2010 Annual Science Report
Arizona State University Reporting | SEP 2009 – AUG 2010
Stoichiometry of Life - Task 1f - Concept Studies - Nickel-Molybdenum Co-Limitation and Evolution of Mo-Nitrogenase
The element molybdenum (Mo) is critical for key processes in the cycling of nitrogen (N); for example, it is essential for the enzyme nitrogenase which bacteria use to convert gaseous N to “fixed” N that can be used in biological processes. However, this process costs a lot of energy. In some microbes, this energy can be captured and used via enzymes that involve both Mo and nickel (Ni). This project investigates the role of these Ni-Fe enzymes in making nitrogenase-driven processes more energetically efficient and how these enzymes may have evolved in the deep past when Ni concentrations were lower.
Graduate Student Jennifer Glass has recently written a hypothesis paper (in prep. for Nature Geoscience) in collaboration with Eric Boyd (MSU Team), Steve Romaniello and Ariel Anbar on an idea she first presented at a 2010 AbSciCon Lightning Talk, which is summarized here: In modern biological systems, molybdenum (Mo)-nitrogenase is the primary enzyme responsible for the conversion of dinitrogen to ammonia. However, in the low-Mo Archean ocean, it is thought that nitrogen fixation was catalyzed by nitrogenase enzymes that contained vanadium (V) or iron (Fe) in place of Mo. During dinitrogen reduction these “alternative” forms of nitrogenase expend significant energy in the form of hydrogen gas, resulting in the need for an additional ~8 (V-nitrogenase) and ~32 (Fe-nitrogenase) mol ATP per catalytic cycle when compared to Mo-nitrogenase. A fraction of this energy can be recovered if the hydrogen produced by nitrogenase is recycled by Ni-Fe hydrogenases. We propose that a drop in marine Ni concentrations 2.7 billion years ago (Konhauser et al., 2009, Nature) may have impaired the activity of these hydrogenase enzymes, leading to a reduced ability of organisms to recycle the hydrogen produced by alternative nitrogenases. In combination with transient pulses of Mo into the ocean as a result of increased oxidative weathering during this period, this marine Ni famine could have provided the evolutionary impetus for the evolution of the more efficient Mo-containing form of nitrogenase.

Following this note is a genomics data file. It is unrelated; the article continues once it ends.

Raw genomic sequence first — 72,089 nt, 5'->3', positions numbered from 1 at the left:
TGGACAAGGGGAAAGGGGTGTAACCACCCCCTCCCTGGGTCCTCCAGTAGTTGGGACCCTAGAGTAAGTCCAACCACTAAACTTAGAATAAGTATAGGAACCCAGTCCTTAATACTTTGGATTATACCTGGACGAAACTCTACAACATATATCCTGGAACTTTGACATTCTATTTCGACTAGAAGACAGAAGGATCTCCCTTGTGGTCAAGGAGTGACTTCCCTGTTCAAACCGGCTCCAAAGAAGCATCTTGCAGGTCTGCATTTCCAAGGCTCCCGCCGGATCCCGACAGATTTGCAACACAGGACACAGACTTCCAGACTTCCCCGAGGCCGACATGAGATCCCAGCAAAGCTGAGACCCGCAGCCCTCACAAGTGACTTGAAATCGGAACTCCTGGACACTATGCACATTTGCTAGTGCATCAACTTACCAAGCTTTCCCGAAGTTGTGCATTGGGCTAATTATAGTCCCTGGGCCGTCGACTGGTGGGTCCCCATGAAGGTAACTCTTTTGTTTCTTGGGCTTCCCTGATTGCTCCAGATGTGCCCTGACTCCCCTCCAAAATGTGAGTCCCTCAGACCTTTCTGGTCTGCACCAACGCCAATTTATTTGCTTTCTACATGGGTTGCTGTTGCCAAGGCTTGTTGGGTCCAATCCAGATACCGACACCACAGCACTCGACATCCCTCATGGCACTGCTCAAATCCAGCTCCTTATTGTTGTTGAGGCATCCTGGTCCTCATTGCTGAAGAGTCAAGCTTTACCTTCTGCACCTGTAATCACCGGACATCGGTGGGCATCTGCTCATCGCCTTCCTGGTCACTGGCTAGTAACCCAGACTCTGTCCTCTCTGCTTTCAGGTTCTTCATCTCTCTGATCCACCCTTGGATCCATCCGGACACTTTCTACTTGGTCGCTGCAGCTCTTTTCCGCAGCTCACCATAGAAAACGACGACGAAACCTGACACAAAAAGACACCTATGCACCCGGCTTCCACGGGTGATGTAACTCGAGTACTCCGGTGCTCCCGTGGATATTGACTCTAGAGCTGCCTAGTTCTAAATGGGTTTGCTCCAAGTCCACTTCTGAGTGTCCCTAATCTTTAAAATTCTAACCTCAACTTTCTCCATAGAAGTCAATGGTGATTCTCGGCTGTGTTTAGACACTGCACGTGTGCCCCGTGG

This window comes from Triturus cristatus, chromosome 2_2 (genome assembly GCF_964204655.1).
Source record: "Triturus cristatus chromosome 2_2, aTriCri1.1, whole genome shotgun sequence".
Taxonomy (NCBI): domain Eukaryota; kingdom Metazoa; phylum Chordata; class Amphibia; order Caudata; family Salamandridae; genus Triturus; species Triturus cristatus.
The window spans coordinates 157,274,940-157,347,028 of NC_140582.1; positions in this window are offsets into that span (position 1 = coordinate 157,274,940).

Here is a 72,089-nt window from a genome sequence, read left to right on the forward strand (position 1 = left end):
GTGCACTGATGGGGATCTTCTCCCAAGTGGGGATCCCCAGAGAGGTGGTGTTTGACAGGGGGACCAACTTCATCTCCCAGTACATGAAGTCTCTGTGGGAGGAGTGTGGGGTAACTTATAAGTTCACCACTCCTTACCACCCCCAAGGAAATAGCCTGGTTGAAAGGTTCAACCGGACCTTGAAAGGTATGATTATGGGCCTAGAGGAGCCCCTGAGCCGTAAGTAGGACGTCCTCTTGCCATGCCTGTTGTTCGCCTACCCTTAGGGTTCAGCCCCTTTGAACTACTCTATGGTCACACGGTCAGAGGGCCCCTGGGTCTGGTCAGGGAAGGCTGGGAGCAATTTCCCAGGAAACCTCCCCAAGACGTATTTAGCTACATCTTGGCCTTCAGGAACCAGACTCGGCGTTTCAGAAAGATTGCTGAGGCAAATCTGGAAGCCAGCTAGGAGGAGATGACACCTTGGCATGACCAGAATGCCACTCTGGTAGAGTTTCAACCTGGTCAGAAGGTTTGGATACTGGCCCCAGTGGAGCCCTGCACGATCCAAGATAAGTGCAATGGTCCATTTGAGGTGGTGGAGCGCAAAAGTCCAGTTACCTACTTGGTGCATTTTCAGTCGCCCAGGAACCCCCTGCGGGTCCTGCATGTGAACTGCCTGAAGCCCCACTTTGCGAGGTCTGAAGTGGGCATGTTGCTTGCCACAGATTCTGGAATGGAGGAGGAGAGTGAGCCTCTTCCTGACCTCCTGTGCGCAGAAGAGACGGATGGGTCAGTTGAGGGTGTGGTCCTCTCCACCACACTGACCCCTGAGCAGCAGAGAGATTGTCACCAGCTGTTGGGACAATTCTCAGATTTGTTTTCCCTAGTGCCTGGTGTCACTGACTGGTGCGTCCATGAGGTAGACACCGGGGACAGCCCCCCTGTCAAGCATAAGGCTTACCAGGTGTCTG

PROJECT INVESTIGATORS:Ariel Anbar
PROJECT MEMBERS:Eric Boyd
RELATED OBJECTIVES:Objective 4.1
Earth's early biosphere.
Environment-dependent, molecular evolution in microorganisms
Co-evolution of microbial communities
Effects of environmental changes on microbial ecosystems